In their place are more pensive pieces on dealing with Valentine's day depression or surviving Feb 14, as a single.
Along these decidedly... unflirty... lines Therese Borchard, a spirituality blogger writing in Huffington Post today, offers a list of "8 ways to Affair-Proof your marriage". ~ The piece seems to be directed at women, presumably because they're more likely to have the cheating spouse. ~ First on the list is:
1. Nurture Safe Friendships.
"This is the most important affair-preventer in my life. No marriage can give you everything. A husband is going to have interests that his wife will never care about like fishing, hunting, or golfing. So he's less likely to stray if he can find some good guy buddies with whom to fish, hunt, and golf."
Of course it's true that a husband and wife may have interests that don't overlap... and golf is often one of them... but the idea that a women should nurture her husband's friendships with "guy buddies" who share those interests is humorously lame. The suggestion is what? That otherwise he may find a frisky female on the first tee and be tempted to stray? That his "safe" male playing partners would discourage the otherwise inevitable liaison? ...Well actually, in the case of my husband, the second part is true; his motley foursome of Cohiba smoking
But, that's not the point. My thinking is that if you have to go to such lengths to "affair-proof" your marriage, is it worth preserving? Isn't there something wrong with the marriage if you have to manipulate your spouse's leisure time and social contacts to ensure he doesn't end up at the Super 8 with someone else?
I'm writing about this on a golf blog because not long ago I ran into the issue of "extramarital golf" in a couple of other places. Not long ago I was helping a friend of mine find a key note speaker for an female empowerment program. We happend upon Beyond Affairs Network, a website run by Anne and Brian Bercht, a couple whose marriage was threatened by an affair and who responded by making "affair prevention" their life's mission. They've appeared on Ophrah and Ellen and E! Entertainment Network. They've been very successful with their subject, so it clearly resonates with some. I won't pass judgment except to say that I was somewhat taken aback when I read the following advice from Ms. Bercht:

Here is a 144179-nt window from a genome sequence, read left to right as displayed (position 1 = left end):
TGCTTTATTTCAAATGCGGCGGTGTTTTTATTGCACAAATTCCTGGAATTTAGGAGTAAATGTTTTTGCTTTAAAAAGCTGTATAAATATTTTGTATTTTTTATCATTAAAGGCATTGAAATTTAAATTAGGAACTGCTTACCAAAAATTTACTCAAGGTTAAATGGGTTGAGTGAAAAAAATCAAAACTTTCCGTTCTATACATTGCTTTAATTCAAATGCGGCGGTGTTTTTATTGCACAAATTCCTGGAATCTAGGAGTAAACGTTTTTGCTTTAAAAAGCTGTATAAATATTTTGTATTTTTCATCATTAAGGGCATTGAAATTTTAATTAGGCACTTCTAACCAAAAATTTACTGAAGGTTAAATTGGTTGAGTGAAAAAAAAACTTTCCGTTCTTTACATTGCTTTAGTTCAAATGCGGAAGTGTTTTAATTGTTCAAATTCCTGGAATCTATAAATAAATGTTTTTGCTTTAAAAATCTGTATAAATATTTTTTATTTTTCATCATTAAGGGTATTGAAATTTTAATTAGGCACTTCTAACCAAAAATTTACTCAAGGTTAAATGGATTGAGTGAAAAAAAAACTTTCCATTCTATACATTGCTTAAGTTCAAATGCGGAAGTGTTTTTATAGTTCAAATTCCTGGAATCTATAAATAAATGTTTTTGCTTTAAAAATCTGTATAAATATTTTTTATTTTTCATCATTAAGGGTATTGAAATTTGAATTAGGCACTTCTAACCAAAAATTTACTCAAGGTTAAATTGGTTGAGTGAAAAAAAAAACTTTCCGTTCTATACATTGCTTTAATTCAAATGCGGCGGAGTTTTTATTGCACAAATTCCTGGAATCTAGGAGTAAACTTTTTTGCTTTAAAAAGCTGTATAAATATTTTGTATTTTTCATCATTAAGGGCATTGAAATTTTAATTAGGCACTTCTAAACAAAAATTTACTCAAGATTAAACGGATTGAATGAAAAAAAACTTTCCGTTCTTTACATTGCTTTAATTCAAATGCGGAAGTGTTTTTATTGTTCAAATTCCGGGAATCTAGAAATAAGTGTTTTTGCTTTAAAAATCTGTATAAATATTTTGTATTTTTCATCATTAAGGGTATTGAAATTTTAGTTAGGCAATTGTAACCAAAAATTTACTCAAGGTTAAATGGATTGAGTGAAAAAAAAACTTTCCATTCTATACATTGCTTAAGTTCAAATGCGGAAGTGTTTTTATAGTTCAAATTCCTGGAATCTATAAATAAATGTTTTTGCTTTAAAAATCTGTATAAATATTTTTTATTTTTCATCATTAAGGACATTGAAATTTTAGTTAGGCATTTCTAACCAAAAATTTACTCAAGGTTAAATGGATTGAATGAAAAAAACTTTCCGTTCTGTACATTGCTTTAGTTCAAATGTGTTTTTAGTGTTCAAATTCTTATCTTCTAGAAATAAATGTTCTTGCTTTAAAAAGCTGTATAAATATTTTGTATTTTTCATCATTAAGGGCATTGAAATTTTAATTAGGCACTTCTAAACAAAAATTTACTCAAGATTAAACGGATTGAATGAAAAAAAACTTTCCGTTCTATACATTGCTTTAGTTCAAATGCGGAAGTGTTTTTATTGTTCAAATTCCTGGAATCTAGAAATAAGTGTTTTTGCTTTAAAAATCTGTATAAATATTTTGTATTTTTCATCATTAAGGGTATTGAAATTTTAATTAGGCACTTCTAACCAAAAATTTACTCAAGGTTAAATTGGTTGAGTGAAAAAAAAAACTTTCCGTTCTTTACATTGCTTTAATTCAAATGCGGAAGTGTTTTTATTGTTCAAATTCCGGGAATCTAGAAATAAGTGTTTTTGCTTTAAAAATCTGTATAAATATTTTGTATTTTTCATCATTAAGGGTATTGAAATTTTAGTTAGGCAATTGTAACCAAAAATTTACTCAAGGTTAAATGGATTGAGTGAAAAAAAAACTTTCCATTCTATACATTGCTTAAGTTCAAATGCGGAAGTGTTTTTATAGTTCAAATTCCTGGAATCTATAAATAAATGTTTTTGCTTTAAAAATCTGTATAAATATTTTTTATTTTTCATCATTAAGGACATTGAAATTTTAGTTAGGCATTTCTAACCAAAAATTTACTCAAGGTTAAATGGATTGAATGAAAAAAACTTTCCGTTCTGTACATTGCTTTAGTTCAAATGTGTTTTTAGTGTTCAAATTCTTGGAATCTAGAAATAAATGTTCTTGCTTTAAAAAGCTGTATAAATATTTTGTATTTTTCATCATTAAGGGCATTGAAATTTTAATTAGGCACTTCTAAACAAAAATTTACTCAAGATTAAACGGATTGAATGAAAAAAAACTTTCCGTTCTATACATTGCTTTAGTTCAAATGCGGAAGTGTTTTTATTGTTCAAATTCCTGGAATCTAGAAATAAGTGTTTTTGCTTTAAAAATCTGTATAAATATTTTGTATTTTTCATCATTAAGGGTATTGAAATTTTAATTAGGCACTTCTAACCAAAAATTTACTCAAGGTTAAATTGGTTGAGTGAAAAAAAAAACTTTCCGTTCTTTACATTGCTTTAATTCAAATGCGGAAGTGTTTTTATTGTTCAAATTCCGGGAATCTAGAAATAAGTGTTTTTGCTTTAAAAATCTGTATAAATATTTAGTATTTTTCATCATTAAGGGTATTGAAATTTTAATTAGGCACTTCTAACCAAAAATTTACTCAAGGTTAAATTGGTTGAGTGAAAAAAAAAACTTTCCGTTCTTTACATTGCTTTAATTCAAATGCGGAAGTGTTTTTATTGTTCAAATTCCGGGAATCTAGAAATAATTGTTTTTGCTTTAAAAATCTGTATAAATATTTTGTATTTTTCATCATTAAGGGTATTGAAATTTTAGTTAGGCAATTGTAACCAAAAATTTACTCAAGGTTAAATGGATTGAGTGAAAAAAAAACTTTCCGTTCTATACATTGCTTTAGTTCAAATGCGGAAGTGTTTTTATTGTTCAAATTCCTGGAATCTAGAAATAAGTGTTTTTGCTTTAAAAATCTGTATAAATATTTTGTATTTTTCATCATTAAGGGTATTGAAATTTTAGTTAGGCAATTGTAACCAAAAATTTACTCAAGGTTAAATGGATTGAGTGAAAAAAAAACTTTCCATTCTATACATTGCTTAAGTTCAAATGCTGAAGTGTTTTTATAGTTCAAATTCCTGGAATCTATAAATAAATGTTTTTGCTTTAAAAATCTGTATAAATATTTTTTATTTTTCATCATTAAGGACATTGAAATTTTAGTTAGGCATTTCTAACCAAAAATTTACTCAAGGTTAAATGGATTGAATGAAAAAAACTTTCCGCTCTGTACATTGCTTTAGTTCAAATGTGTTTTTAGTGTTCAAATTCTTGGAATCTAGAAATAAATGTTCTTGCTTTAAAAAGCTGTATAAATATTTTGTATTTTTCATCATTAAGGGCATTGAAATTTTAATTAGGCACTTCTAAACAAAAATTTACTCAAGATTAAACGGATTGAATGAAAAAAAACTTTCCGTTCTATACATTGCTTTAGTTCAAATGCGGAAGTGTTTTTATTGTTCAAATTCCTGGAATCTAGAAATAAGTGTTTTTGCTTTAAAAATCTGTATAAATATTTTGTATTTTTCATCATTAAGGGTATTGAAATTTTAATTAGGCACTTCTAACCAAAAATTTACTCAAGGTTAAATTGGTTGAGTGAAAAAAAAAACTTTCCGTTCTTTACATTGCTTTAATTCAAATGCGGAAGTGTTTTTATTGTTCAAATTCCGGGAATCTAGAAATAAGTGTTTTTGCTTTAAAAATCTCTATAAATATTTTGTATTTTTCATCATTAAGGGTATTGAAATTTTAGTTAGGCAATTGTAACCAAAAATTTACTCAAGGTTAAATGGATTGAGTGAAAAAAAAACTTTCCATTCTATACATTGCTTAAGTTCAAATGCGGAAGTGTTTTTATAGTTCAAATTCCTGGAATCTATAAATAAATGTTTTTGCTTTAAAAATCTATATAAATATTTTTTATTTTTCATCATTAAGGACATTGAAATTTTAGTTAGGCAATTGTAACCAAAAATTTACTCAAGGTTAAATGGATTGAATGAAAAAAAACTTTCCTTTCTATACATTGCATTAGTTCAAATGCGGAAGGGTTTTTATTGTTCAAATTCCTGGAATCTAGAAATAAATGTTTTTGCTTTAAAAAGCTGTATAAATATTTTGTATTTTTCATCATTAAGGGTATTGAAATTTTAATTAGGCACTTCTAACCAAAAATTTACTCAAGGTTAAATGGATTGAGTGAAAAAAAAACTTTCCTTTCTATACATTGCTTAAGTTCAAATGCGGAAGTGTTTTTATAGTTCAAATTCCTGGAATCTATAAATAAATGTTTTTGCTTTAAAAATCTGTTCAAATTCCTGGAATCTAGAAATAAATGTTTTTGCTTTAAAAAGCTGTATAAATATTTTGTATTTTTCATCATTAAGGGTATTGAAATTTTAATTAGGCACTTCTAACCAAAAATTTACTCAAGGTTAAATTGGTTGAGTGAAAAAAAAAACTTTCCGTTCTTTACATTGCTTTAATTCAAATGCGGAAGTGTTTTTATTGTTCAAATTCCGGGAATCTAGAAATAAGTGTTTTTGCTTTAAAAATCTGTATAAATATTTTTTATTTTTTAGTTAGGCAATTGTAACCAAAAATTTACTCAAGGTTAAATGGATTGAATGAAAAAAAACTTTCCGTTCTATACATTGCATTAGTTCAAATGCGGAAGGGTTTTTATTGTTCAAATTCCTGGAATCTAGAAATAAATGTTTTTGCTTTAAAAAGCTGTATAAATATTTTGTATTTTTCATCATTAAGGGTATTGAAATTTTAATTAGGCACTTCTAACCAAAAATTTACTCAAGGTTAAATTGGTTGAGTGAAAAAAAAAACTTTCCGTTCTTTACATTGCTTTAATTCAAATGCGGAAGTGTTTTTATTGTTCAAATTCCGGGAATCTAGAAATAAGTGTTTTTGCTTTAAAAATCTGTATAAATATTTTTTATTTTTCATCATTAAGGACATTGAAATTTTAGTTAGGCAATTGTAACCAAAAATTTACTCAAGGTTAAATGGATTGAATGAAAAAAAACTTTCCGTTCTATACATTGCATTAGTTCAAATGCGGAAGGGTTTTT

"Going golfing one-on-one with a member of the opposite sex is asking for trouble. I would not be okay with Brian golfing with another woman, and he would not be okay with me golfing with another man. There would be no reason in the world, that you could not join your husband on this golf outing with another woman."
Well I can think of one. Like...maybe you had something else to do at the time?
Seriously, if you can't trust your spouse... your husband or your wife...to play golf with a member of the opposite sex, is your marriage worth hanging onto? ~I think not.
And I was about write off this overly cautious advice from a scorned wife as....just overly cautious advice from a scorned wife... until I read a real life account by Real Women Golf blogger, Heather Jones, of a golf course incident that left me thinking that maybe such spousal suspicion isn't so unusual. I just know I'd hate to have to live with it, and as Valentine's Day approaches and we scramble to find the right romantic gift, I'm wondering, like Heather did, how widespread this attitude actually is.
Would you be OK if your spouse (or significant other) was playing golf with with someone of the opposite sex?... and/or... Do you compelled to "affair proof" your marriage?
Antique Valentines from Vintage Valentine Museum